My Name Is Why by Lemn Sissay

Dec 28, 2019 | Books | 0 comments

As soon as I started reading Lemn Sissay’s My Name Is Why, I couldn’t put it down. The book is not a thriller, it is a memoir of growing up in care, but it reads like a thriller. Page after page, I was gripped, holding my breath, unable to comprehend the horror and injustice of what was unfolding.

Born in 1967, Sissay and his mother, a young Ethiopian student, were taken to St Margaret’s Home for Unmarried Mothers in Wigan. Against his mother’s wishes, social services placed Lemn into long term foster care with a white Christian family.

He thought it was a home for life, but when he was just 12 years old, he was sent to a children’s home, being told that he was to blame. I wanted to put my arms around 12-year-old Lemn, desperate for someone to show some care, compassion and love.

He spent the next five years in care at different homes including Wood End, more a prison than a home, where beatings and abuse were part of daily life.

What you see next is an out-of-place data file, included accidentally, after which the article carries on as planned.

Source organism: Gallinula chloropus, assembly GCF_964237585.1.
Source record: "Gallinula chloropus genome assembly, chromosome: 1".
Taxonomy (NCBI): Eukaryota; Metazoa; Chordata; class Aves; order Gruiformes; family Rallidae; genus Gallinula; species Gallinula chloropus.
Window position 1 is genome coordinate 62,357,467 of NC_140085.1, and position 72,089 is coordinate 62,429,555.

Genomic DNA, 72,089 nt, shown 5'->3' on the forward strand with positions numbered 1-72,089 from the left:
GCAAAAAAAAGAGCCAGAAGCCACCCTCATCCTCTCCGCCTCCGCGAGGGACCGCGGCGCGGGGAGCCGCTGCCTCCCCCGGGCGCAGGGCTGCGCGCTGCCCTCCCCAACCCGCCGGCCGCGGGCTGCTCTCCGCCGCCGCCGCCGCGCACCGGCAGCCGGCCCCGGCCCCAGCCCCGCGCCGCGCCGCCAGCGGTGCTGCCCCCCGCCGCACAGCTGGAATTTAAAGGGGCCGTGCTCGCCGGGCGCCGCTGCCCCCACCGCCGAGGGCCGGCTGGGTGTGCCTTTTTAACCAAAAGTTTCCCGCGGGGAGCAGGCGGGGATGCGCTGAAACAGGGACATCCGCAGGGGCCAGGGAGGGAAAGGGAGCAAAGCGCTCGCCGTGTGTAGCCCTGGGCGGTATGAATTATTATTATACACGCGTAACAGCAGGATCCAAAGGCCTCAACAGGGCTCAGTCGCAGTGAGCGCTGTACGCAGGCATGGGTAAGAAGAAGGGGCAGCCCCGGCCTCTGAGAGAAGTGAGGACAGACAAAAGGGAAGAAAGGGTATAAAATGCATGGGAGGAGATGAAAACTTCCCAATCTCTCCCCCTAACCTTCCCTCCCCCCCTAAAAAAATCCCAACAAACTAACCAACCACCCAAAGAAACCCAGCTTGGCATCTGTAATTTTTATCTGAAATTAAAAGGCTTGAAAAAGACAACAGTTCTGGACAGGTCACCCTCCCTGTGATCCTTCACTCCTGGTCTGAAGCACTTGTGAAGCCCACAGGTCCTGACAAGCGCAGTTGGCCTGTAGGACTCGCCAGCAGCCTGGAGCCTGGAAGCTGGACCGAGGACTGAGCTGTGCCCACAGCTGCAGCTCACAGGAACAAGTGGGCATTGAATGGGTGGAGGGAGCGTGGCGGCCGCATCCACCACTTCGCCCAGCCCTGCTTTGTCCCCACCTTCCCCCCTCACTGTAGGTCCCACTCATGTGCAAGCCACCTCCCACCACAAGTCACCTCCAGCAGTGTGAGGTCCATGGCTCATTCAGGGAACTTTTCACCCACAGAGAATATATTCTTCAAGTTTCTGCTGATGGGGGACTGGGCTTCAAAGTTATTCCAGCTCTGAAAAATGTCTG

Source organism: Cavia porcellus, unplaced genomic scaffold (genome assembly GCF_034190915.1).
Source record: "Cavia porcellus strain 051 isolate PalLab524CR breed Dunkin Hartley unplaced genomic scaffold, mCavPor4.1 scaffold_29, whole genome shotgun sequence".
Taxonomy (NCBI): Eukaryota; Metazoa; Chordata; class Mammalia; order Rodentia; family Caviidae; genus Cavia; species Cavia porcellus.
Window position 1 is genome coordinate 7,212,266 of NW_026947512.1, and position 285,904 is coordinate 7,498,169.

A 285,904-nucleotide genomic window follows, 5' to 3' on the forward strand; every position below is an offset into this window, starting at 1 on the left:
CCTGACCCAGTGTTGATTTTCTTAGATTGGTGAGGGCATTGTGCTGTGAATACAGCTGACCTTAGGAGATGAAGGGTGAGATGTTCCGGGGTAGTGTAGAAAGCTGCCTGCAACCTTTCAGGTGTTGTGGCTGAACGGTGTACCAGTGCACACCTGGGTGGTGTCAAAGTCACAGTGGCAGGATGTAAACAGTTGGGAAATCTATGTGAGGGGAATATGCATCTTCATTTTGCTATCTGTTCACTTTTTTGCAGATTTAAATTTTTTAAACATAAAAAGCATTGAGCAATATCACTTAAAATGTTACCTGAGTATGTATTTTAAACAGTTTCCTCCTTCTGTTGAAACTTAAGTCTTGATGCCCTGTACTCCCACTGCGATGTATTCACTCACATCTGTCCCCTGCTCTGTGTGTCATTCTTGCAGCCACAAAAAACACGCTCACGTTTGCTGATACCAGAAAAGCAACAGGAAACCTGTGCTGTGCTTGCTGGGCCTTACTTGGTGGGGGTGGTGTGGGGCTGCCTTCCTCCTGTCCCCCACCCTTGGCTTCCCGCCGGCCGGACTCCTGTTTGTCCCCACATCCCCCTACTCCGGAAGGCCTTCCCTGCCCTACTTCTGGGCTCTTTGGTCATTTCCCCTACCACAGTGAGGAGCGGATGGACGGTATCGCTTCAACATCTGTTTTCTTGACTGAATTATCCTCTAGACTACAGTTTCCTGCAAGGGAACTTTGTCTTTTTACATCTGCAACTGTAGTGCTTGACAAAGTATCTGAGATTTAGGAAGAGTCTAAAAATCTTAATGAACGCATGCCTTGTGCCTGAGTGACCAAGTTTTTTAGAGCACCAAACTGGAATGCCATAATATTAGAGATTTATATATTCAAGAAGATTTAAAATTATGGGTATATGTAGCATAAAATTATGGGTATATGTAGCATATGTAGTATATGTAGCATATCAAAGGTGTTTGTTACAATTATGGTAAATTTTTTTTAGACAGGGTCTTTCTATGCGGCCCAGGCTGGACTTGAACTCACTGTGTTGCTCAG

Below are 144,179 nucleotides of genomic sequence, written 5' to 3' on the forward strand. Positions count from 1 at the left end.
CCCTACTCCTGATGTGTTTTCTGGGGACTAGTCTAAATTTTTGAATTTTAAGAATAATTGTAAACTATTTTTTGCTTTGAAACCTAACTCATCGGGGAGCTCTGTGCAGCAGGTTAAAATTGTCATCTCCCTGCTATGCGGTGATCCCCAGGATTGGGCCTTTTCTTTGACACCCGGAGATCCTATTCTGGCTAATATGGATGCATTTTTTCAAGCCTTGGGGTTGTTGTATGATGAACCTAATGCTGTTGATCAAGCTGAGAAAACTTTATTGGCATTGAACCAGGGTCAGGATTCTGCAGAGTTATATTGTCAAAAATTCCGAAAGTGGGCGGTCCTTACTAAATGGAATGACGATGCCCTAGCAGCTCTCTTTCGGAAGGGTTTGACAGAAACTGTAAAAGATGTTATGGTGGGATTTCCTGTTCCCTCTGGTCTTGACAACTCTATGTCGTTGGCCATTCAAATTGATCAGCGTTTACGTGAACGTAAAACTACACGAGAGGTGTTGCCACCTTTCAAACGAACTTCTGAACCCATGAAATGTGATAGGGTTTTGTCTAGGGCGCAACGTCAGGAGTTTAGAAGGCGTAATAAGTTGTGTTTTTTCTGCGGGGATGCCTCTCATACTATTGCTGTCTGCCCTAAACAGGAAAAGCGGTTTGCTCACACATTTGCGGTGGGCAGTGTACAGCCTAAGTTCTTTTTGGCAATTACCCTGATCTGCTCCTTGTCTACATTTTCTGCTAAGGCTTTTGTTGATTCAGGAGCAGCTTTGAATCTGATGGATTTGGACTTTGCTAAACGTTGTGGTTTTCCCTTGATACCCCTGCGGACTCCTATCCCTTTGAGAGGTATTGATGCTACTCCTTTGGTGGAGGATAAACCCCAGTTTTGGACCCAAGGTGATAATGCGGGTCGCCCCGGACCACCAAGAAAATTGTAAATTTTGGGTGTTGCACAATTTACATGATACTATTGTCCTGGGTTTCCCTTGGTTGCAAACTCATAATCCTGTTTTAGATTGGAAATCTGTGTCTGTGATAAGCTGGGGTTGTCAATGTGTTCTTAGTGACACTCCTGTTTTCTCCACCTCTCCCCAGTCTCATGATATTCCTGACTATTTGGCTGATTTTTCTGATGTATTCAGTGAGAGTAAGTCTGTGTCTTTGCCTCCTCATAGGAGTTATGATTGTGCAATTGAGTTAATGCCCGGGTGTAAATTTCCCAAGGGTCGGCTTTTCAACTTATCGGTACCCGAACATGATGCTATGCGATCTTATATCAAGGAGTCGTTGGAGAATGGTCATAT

Sissay writes about his experience of the care system, of how he became invisible and his sense of self-worth depleted.

Memories in care are slippery because there’s no one to recall them as the years pass. In a few months I would be in a different home with a different set of people who had no idea of this moment. How could it matter if no one recalls it? Given that staff don’t take photographs it was impossible to take something away as a memory. This is how you become invisible. It is the underlying unkindness that you don’t matter enough. This is how you quietly deplete the sense of self-worth deep inside a child’s psyche. This is how a child becomes hidden in plain sight.

The memoir includes reports and letters from the social workers responsible for his care. The documents highlight the many failings of the system that was supposed to have his best interests at heart.

When I finished the last chapter, I cried. I cried for the teenage Lemn and for all he endured but also for his resilience and triumph.

There is no doubt that this is an emotional story of neglect, but it is also one of hope and determination. It is a story to inspire.


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